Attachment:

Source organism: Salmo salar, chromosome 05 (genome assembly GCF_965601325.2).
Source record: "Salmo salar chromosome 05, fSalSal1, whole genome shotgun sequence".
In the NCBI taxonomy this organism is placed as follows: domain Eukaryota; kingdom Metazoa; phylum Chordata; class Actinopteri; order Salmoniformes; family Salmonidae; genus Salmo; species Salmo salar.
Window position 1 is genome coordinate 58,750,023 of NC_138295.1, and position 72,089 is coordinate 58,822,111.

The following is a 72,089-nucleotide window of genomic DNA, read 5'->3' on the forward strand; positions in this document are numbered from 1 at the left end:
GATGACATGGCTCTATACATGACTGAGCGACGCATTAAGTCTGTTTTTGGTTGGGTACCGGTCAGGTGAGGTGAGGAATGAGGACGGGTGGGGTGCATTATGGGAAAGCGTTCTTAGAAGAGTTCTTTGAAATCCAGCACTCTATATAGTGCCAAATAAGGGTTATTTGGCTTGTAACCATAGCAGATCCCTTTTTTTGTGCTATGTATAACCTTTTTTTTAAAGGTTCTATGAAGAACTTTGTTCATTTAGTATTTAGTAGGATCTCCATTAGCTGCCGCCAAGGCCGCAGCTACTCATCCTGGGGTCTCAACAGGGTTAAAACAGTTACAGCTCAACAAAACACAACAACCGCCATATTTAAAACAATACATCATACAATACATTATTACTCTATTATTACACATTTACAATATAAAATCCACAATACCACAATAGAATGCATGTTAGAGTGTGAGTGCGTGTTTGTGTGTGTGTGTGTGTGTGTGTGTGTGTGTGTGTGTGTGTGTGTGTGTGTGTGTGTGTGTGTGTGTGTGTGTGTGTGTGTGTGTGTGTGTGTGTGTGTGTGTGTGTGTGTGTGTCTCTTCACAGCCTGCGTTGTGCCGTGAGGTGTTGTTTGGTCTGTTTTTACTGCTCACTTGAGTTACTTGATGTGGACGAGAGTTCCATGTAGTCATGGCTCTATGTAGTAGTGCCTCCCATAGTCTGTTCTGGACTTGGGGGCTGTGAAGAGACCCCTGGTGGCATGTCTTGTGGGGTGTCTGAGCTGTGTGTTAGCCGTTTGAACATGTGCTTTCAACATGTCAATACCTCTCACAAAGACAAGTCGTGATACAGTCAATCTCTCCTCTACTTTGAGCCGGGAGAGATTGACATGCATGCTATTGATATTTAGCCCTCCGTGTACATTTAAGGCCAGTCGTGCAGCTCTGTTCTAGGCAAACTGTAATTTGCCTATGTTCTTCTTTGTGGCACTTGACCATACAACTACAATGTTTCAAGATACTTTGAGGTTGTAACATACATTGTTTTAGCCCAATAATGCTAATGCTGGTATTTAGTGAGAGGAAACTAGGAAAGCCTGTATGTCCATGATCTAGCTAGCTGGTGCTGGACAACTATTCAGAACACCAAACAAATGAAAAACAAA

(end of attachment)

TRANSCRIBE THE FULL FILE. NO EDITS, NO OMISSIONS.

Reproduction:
Source organism: Salmo salar, chromosome 05 (genome assembly GCF_965601325.2).
Source record: "Salmo salar chromosome 05, fSalSal1, whole genome shotgun sequence".
In the NCBI taxonomy this organism is placed as follows: domain Eukaryota; kingdom Metazoa; phylum Chordata; class Actinopteri; order Salmoniformes; family Salmonidae; genus Salmo; species Salmo salar.
Window position 1 is genome coordinate 58,750,023 of NC_138295.1, and position 72,089 is coordinate 58,822,111.

The following is a 72,089-nucleotide window of genomic DNA, read 5'->3' on the forward strand; positions in this document are numbered from 1 at the left end:
GATGACATGGCTCTATACATGACTGAGCGACGCATTAAGTCTGTTTTTGGTTGGGTACCGGTCAGGTGAGGTGAGGAATGAGGACGGGTGGGGTGCATTATGGGAAAGCGTTCTTAGAAGAGTTCTTTGAAATCCAGCACTCTATATAGTGCCAAATAAGGGTTATTTGGCTTGTAACCATAGCAGATCCCTTTTTTTGTGCTATGTATAACCTTTTTTTTAAAGGTTCTATGAAGAACTTTGTTCATTTAGTATTTAGTAGGATCTCCATTAGCTGCCGCCAAGGCCGCAGCTACTCATCCTGGGGTCTCAACAGGGTTAAAACAGTTACAGCTCAACAAAACACAACAACCGCCATATTTAAAACAATACATCATACAATACATTATTACTCTATTATTACACATTTACAATATAAAATCCACAATACCACAATAGAATGCATGTTAGAGTGTGAGTGCGTGTTTGTGTGTGTGTGTGTGTGTGTGTGTGTGTGTGTGTGTGTGTGTGTGTGTGTGTGTGTGTGTGTGTGTGTGTGTGTGTGTGTGTGTGTGTGTGTGTGTGTGTGTGTGTGTGTGTGTCTCTTCACAGCCTGCGTTGTGCCGTGAGGTGTTGTTTGGTCTGTTTTTACTGCTCACTTGAGTTACTTGATGTGGACGAGAGTTCCATGTAGTCATGGCTCTATGTAGTAGTGCCTCCCATAGTCTGTTCTGGACTTGGGGGCTGTGAAGAGACCCCTGGTGGCATGTCTTGTGGGGTGTCTGAGCTGTGTGTTAGCCGTTTGAACATGTGCTTTCAACATGTCAATACCTCTCACAAAGACAAGTCGTGATACAGTCAATCTCTCCTCTACTTTGAGCCGGGAGAGATTGACATGCATGCTATTGATATTTAGCCCTCCGTGTACATTTAAGGCCAGTCGTGCAGCTCTGTTCTAGGCAAACTGTAATTTGCCTATGTTCTTCTTTGTGGCACTTGACCATACAACTACAATGTTTCAAGATACTTTGAGGTTGTAACATACATTGTTTTAGCCCAATAATGCTAATGCTGGTATTTAGTGAGAGGAAACTAGGAAAGCCTGTATGTCCATGATCTAGCTAGCTGGTGCTGGACAACTATTCAGAACACCAAACAAATGAAAAACAAA